So I’ve been hearing a lot about people tearing up their own neighborhood. Mostly negative about those people who would shit in their own backyard.
Now I have to confess I have never seen Michael Brown’s neighborhood. I’ve never lived in Ferguson. To my knowledge I have never met a single person who lives or has lived there.
But I’ve been told it is a poor neighborhood that is predominantly Black. And that sounds like home to me. I went to a school that boasted eleven hundred ninety–eight Blacks, seven Puerto Ricans, three Chinese, and me. As a half–breed Native American Indian with blue eyes and blond hair I served two purposes: I was both the token Indian and the token Honky.
I’ve heard some white people say some of their best friends were black. Well all my friends were Black, best or otherwise, and all my enemies were also Black. That is just the way it was.
Now we know what I’m talking about lets look at that neighborhood.
It was our neighborhood by convention of language and culture. We lived there.
But was it our neighborhood in the same sense as the white people’s neighborhood belonged to them?
Not one person in my neighborhood owned a piece of property in that neighborhood. Everybody rented. And we weren’t renting houses, we were renting run down apartments in tenement buildings. We rented from people who lived in nice white neighborhoods where everybody owned their own house.
Not one person who lived in “our” neighborhood owned or ran a business in “our” neighbor hood. If any of us had tried they would have run afoul of zoning laws, licensing laws, health codes, and what not. When one man in the neighborhood was caught working on someone’s car he was told, “People down town pay fees to the city to protect themselves from competition from people like you.” My mother did baby sitting and took in laundry, cooked, sewed people’s clothing, and did house cleaning. In those days anybody could baby sit. You did not have to be state certified or have a license. Not sure about her doing the laundry. Cooking, sewing, and house cleaning were all under the radar.
Not one person in the neighborhood was employed by any of the businesses that were in the neighborhood.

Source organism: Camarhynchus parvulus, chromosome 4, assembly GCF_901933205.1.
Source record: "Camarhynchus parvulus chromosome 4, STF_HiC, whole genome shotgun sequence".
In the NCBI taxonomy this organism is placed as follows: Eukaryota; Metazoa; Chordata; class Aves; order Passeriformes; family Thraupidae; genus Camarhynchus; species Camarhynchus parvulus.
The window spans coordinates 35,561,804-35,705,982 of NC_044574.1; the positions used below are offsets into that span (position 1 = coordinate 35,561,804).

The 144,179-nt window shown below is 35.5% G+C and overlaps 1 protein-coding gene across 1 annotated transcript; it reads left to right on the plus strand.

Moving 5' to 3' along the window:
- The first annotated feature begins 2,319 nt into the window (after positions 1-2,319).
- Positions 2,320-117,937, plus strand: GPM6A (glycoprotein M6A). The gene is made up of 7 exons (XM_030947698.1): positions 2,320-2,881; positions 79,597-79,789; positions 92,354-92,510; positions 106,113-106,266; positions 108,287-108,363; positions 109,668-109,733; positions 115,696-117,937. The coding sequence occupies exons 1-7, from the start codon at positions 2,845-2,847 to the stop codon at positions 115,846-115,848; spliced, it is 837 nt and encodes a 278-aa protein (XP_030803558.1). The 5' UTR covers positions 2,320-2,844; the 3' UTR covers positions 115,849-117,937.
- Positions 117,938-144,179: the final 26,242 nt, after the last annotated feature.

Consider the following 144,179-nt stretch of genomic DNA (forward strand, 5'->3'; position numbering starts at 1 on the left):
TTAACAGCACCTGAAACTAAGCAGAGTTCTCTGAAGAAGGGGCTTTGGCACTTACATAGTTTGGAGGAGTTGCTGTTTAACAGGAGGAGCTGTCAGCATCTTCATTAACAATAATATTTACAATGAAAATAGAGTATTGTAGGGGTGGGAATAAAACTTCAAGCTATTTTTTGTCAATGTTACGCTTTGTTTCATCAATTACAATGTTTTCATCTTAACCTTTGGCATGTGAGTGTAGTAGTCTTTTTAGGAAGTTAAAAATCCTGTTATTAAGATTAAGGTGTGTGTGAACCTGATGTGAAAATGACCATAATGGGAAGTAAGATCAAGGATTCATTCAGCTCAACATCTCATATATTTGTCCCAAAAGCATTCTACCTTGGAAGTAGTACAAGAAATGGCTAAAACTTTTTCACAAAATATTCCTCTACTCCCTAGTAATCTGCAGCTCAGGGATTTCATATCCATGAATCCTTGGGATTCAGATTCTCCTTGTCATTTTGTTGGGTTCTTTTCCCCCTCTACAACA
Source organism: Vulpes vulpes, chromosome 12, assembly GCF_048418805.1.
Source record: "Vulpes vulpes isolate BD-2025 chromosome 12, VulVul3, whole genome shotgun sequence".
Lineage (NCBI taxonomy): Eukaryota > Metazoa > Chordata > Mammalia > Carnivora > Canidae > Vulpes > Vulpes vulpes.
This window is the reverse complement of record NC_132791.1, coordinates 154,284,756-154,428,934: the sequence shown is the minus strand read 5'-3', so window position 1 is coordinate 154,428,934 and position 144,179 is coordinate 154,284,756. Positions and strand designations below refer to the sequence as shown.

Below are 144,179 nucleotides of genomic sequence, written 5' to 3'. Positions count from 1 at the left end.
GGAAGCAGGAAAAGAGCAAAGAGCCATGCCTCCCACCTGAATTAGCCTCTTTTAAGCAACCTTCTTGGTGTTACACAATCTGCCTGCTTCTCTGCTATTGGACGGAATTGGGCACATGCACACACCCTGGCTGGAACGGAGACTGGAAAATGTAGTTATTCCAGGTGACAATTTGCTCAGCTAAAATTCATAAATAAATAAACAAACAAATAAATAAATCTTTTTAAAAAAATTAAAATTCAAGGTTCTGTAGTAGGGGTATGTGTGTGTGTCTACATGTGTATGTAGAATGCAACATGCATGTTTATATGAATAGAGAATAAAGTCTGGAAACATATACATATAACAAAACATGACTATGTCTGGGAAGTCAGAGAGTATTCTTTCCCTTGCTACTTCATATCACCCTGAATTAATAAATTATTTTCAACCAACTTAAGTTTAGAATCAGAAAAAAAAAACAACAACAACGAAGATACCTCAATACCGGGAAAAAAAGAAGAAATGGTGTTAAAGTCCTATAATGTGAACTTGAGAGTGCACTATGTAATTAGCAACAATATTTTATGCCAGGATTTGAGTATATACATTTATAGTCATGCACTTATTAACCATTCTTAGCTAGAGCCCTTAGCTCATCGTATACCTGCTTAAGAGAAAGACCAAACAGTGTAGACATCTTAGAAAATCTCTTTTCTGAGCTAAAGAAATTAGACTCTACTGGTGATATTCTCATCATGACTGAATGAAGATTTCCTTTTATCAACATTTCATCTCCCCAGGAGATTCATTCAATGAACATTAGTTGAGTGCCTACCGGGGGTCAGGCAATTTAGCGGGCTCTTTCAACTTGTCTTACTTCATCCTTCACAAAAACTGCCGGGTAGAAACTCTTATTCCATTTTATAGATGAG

Not one person in the neighborhood had any say about zoning laws, parking rules, or anything else in the neighborhood we lived in. We had no say in the running or “our” neighborhood. Why? Because we were renters. We did not own any land. The zoning commission, the city fathers, the town council, did not listen to, or want to hear from us. We did not own any land. they only listened to the people who owned the property we lived on. They only listened to people whose only concern was profiting from our neighborhood but would never deign to live there.
So while it was “Our neighborhood” in the linguistic sense, was it our neighborhood in the sense that we had a stake in it?
Was it our neighborhood in the sense that we loved it and cared about it?
Was it our neighborhood because we chose to be there?
I currently live in a small town, I don’t think it is even incorporated, in a mixed race neighborhood where some people own and some rent and everyone around our house is friendly and watches out for each other. This is where I am. But I remember where I was, who I was with, and how we felt.
Is there a solution?
I believe there is.
There are businesses that are employee owned.
There are gated communities and condominiums that are resident owned.
These work for the people who do them, but they are largely limited to those who start out financially set up. People buy houses in gated communities. People buy condos. Employee owned businesses are initially set up by a group of people who can pool together enough money to buy it, or who can somehow get banking support.
I don’t see why these same concepts could not be applied to poor neighborhoods.
I think if all the money that had been poured into building projects that shoved the poor out of sight had been spent on putting people in charge of, and owning, the communities they lived in, then we would not have the same situation we have today.
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